Can the density of native pancreatic tissue slices predict human islet isolation and purification outcome?
Eckhard M., Brendel MD., Brandhorst D., Brandhorst H., Bretzel RG.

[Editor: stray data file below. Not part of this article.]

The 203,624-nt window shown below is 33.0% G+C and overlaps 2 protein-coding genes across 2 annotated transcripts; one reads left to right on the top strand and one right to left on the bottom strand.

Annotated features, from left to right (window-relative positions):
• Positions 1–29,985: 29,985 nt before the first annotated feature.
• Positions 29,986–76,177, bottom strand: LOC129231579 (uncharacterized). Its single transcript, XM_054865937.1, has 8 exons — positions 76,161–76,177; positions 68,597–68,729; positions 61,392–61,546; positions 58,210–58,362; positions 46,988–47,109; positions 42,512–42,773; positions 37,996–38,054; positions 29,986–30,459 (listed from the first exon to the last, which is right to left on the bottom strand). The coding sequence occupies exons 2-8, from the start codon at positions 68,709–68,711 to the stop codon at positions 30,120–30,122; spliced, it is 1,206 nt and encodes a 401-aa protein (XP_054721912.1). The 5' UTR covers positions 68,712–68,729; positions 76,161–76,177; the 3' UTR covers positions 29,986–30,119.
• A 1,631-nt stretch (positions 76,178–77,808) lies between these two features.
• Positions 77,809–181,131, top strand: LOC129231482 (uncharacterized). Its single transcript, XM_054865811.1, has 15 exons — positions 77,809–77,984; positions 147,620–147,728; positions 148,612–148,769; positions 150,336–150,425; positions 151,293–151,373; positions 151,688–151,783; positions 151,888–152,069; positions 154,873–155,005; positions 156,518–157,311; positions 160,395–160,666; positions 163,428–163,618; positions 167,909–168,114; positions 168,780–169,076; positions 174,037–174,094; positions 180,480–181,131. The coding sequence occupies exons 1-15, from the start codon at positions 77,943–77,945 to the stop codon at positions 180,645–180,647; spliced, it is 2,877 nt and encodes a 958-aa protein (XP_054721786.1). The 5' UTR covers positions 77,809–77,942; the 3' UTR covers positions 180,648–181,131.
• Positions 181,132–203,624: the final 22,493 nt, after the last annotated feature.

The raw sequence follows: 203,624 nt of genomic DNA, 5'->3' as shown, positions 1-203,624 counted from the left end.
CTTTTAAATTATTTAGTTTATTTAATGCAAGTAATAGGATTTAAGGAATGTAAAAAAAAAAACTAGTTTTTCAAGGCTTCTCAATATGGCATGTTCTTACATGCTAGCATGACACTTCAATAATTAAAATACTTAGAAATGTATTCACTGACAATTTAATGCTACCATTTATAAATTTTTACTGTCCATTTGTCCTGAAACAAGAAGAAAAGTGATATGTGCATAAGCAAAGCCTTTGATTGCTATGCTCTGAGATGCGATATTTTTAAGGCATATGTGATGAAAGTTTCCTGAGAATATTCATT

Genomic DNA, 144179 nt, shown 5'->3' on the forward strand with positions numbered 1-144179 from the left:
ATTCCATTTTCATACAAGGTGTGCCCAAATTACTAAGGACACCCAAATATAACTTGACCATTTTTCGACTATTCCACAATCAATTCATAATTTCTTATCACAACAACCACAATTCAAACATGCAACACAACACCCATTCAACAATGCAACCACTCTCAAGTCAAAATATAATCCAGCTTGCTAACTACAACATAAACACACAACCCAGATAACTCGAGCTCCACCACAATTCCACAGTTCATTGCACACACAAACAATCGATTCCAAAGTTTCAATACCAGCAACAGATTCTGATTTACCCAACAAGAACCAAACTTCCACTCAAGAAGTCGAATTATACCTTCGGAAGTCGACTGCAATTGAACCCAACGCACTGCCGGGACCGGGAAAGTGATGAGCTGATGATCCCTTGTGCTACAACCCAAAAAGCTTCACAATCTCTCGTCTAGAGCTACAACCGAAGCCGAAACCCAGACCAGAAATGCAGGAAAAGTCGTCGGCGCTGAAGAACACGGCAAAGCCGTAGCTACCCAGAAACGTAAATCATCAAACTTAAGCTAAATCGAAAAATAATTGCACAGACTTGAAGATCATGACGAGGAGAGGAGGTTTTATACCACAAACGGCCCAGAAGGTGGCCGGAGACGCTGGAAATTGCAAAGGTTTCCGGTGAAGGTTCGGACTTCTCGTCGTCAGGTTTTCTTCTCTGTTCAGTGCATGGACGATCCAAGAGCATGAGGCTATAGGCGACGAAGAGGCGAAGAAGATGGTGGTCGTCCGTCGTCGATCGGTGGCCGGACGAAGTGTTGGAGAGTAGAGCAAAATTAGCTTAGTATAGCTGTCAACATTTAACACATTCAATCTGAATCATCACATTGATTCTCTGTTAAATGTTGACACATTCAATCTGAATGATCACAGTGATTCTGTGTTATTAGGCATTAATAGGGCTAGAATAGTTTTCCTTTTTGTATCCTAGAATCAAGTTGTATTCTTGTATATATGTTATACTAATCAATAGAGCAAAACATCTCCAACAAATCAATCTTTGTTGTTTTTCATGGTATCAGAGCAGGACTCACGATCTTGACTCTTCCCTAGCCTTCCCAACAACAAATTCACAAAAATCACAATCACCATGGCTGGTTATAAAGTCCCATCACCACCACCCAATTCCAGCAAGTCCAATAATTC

INTRODUCTION: With currently available technology, the outcomes of human islet isolation and purification are still inconsistent, in part due to a lack of control of the pancreas donor and the procurement conditions. Using a single donor pancreas, the critical islet mass for establishing insulin independence of approximately 5000 engrafted islet equivalents (IEQ)/kg of recipient weight can only be retrieved from about one third of isolations. The purpose of this study was to analyze whether successful islet isolation and purification outcomes might be predicted from the density of native pancreatic tissue. METHODS: Tissue slices (TS) were obtained from the neck of 9 nondistended human donor pancreata. The density of the TS was determined using gravity sedimentation in continuous density gradients under either iso-osmolar or hyperosmolar conditions. Correlation coefficients were calculated with regard to the density of isolated exocrine and endocrine tissue, donor age, body mass index (BMI), cold ischemia time (CIT), IEQ prepurification and postpurification, IEQ recovery, and purity. RESULTS: (1) There was no change in density over time for TS in 300 mOsm/kg (mean, 1.079 +/- 0.0019 g/cm(3)) (2) In 500 mOsm/kg, there was a significant increase in density from 1.086 +/- 0.0021 g/cm(3) to 1.092 +/- 0.0021 g/cm(3) over time. (3) Density of isolated exocrine and endocrine became more distinct with lower density of TS (r = -0.776; P < .05). (4) Donor age, BMI, recovery of IEQ from gradients, and number of IEQ after purification did not correlate significantly with TS density. (5) In contrast, a significant inverse correlation existed betwen TS and CIT (r = -0.829; P < .05), and between TS versus IEQ number prior to purification (r = -0.867; P < .05). CONCLUSION: No homogeneous distribution of pancreas tissue density was seen among 9 consecutive human organs. Taken together, the density of native pancreas TS is not a suitable sole predictor for successful islet isolation and purification.